BATON ROUGE, LA (WAFB) - While Americans are celebrating liberty, freedom to live, to speak, and to worship as we please, even with racial and religious tensions rising, another holiday is being celebrated simultaneously: Ramadan.
While the rest of the neighborhood sleeps, Emrah and Yasemin are busy in the kitchen preparing Bazlama, or Turkish flatbread.
It's just after 3:30 when she serves Sohoor, the pre-dawn meal of Ramadan.
"We wake up every night in the middle of the night to have breakfast, something light," says Emrah. The Ceyhans are just one of nearly a billion Muslims around the world who will not eat or drink from sunup to sundown this Ramadan season, which typically lasts about a month. It is a time of fasting, intense devotion, and worship for Muslims around the world.
"We submit our souls, our body to God," says Yasemin. "It is not just staying away from food and drink. It is more than that. When you fast, every part of your body is fasting," says Emrah.
The call to prayer signals the end of Sohoor and time to study the Guran and to pray. Emrah says, "We take it for granted, these bounties that God has given us. God is helping us become aware of his bounties and appreciate them."
For the Ceyhans and many Muslims around Louisiana, this Ramadan is a little different. "Normally, I get up at 4:30 and I pray the liturgy of the hours," says Stephen Brunet, a Catholic resident.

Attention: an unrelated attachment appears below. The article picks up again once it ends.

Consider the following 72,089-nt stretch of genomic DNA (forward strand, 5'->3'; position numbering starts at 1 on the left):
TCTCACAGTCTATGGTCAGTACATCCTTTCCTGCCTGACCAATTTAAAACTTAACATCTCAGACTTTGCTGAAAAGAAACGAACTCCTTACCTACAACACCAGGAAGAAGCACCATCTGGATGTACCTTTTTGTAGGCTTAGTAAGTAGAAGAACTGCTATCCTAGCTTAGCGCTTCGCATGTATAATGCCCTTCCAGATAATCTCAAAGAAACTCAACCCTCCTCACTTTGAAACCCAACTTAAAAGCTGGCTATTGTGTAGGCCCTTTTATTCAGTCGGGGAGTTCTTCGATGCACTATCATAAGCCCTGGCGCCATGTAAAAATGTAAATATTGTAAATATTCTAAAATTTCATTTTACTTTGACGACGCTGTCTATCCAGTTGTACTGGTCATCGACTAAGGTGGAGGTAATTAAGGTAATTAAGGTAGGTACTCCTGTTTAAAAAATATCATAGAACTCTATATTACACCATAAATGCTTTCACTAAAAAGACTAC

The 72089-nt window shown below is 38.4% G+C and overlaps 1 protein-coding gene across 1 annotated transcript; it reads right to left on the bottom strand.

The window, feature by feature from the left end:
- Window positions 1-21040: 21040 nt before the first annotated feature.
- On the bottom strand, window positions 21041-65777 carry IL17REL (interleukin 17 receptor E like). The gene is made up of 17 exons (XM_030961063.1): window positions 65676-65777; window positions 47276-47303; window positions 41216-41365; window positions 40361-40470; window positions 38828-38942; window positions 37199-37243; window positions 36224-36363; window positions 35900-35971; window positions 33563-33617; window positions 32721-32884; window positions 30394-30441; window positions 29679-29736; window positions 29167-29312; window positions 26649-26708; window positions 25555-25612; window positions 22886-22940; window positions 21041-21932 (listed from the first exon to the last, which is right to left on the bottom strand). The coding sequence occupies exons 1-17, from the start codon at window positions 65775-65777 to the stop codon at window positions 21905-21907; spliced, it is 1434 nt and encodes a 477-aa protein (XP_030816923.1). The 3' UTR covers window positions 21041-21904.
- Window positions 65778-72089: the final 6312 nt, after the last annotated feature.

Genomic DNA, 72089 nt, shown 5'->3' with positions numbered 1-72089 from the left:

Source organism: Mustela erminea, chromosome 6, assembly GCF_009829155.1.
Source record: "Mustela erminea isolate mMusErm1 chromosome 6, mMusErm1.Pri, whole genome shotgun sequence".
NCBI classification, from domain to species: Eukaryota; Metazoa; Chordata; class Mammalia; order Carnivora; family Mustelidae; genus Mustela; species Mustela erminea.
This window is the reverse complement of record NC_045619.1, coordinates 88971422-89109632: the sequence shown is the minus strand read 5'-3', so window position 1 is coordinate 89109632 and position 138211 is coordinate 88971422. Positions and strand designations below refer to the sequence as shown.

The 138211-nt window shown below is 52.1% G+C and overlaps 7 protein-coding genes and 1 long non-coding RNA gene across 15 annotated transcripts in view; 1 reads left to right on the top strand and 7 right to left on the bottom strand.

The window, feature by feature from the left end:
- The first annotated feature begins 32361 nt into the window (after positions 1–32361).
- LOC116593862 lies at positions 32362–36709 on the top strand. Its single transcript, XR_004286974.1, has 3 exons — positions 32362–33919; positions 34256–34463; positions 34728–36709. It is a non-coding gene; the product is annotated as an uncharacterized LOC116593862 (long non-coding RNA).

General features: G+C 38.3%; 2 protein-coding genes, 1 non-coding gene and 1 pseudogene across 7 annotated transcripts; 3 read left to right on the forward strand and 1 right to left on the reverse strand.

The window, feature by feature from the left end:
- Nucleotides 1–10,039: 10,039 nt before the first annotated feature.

At St. Jean Vianney Church, a small group of Catholics are preparing for another meal. Brunet says, "It's probably the most important thing I'll do all day."
They read from the bible, pray, and take the bread of life, the body of Christ before they begin their day. "It is my chance of getting a chance to commune with the Lord, have a personal conversation and relationship with him," Brunet also says.
As the sun sets, both faiths come together to break the Ramadan fast. "People thirst and hunger for the justice, for food, for water, for love," says Fr. Tom Ranzino, a Catholic priest.
It is part of a project sponsored by the non-profit, Atlas Foundation. The hope is to find common ground between the two faiths and cultures, to promote understanding and dispel fears. Emrah says, "Sometimes, we focus on our little differences and we cannot create a friendly conversation, but when we talk about what we have in common, we have a very fruitful conversation."
It begins with the call to prayer, then a Turkish meal. "This is soup, you know, traditional soup. It's delicious," says Yasemin.
Ranzino says, "I really hope this little bitty gesture helps people see and breaks down stereotypes that we have about each other."
"Unfortunately, human beings are biased. We are biased by culture, but news media, by the messages we take in. I went to Ramadan meal with an open mind, to say, 'Hey maybe what I see on television is not everything about the Muslim faith,'" says Brunet. Emrah says, "As we get together more and more, and as he or she finds out about our culture, our religion, their perception changes."
Brunet closes, "I think this is the beginning of something that can be built upon. I believe that breaking Ramadan might be an annual event here."